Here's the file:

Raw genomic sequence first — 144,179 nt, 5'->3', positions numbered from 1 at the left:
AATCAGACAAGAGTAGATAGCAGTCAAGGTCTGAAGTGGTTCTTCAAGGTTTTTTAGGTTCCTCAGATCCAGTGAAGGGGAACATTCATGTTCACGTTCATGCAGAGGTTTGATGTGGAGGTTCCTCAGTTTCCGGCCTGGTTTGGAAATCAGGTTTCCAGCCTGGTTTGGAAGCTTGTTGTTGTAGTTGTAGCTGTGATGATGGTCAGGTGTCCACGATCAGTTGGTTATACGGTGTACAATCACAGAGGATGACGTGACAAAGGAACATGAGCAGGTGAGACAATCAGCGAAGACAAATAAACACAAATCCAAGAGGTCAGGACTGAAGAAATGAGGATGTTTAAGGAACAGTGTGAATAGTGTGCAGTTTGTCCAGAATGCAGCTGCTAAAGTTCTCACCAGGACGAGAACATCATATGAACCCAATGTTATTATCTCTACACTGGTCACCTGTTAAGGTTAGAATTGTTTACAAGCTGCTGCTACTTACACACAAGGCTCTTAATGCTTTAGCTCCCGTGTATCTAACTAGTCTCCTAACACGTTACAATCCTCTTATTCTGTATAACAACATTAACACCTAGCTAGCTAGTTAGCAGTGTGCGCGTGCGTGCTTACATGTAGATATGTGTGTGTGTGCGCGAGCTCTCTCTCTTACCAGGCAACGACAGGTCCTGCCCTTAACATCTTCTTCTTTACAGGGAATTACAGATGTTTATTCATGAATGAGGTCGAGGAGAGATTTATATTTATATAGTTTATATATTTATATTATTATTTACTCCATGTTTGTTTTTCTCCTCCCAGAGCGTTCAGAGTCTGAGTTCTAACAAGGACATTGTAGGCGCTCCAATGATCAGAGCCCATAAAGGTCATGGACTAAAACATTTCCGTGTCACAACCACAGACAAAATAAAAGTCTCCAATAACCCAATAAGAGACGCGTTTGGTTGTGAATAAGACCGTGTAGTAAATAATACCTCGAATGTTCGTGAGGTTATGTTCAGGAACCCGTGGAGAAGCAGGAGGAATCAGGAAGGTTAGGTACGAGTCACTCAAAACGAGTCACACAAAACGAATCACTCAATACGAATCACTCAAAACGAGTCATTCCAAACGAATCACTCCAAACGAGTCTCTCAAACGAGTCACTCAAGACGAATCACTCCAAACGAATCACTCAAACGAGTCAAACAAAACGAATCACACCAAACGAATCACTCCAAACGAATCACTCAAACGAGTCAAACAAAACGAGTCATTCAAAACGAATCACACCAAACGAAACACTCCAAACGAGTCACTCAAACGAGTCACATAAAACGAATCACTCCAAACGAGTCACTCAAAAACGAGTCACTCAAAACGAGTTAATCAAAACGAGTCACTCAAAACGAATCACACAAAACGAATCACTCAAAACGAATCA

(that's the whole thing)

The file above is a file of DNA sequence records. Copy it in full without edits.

Raw genomic sequence first — 144,179 nt, 5'->3', positions numbered from 1 at the left:
AATCAGACAAGAGTAGATAGCAGTCAAGGTCTGAAGTGGTTCTTCAAGGTTTTTTAGGTTCCTCAGATCCAGTGAAGGGGAACATTCATGTTCACGTTCATGCAGAGGTTTGATGTGGAGGTTCCTCAGTTTCCGGCCTGGTTTGGAAATCAGGTTTCCAGCCTGGTTTGGAAGCTTGTTGTTGTAGTTGTAGCTGTGATGATGGTCAGGTGTCCACGATCAGTTGGTTATACGGTGTACAATCACAGAGGATGACGTGACAAAGGAACATGAGCAGGTGAGACAATCAGCGAAGACAAATAAACACAAATCCAAGAGGTCAGGACTGAAGAAATGAGGATGTTTAAGGAACAGTGTGAATAGTGTGCAGTTTGTCCAGAATGCAGCTGCTAAAGTTCTCACCAGGACGAGAACATCATATGAACCCAATGTTATTATCTCTACACTGGTCACCTGTTAAGGTTAGAATTGTTTACAAGCTGCTGCTACTTACACACAAGGCTCTTAATGCTTTAGCTCCCGTGTATCTAACTAGTCTCCTAACACGTTACAATCCTCTTATTCTGTATAACAACATTAACACCTAGCTAGCTAGTTAGCAGTGTGCGCGTGCGTGCTTACATGTAGATATGTGTGTGTGTGCGCGAGCTCTCTCTCTTACCAGGCAACGACAGGTCCTGCCCTTAACATCTTCTTCTTTACAGGGAATTACAGATGTTTATTCATGAATGAGGTCGAGGAGAGATTTATATTTATATAGTTTATATATTTATATTATTATTTACTCCATGTTTGTTTTTCTCCTCCCAGAGCGTTCAGAGTCTGAGTTCTAACAAGGACATTGTAGGCGCTCCAATGATCAGAGCCCATAAAGGTCATGGACTAAAACATTTCCGTGTCACAACCACAGACAAAATAAAAGTCTCCAATAACCCAATAAGAGACGCGTTTGGTTGTGAATAAGACCGTGTAGTAAATAATACCTCGAATGTTCGTGAGGTTATGTTCAGGAACCCGTGGAGAAGCAGGAGGAATCAGGAAGGTTAGGTACGAGTCACTCAAAACGAGTCACACAAAACGAATCACTCAATACGAATCACTCAAAACGAGTCATTCCAAACGAATCACTCCAAACGAGTCTCTCAAACGAGTCACTCAAGACGAATCACTCCAAACGAATCACTCAAACGAGTCAAACAAAACGAATCACACCAAACGAATCACTCCAAACGAATCACTCAAACGAGTCAAACAAAACGAGTCATTCAAAACGAATCACACCAAACGAAACACTCCAAACGAGTCACTCAAACGAGTCACATAAAACGAATCACTCCAAACGAGTCACTCAAAAACGAGTCACTCAAAACGAGTTAATCAAAACGAGTCACTCAAAACGAATCACACAAAACGAATCACTCAAAACGAATCA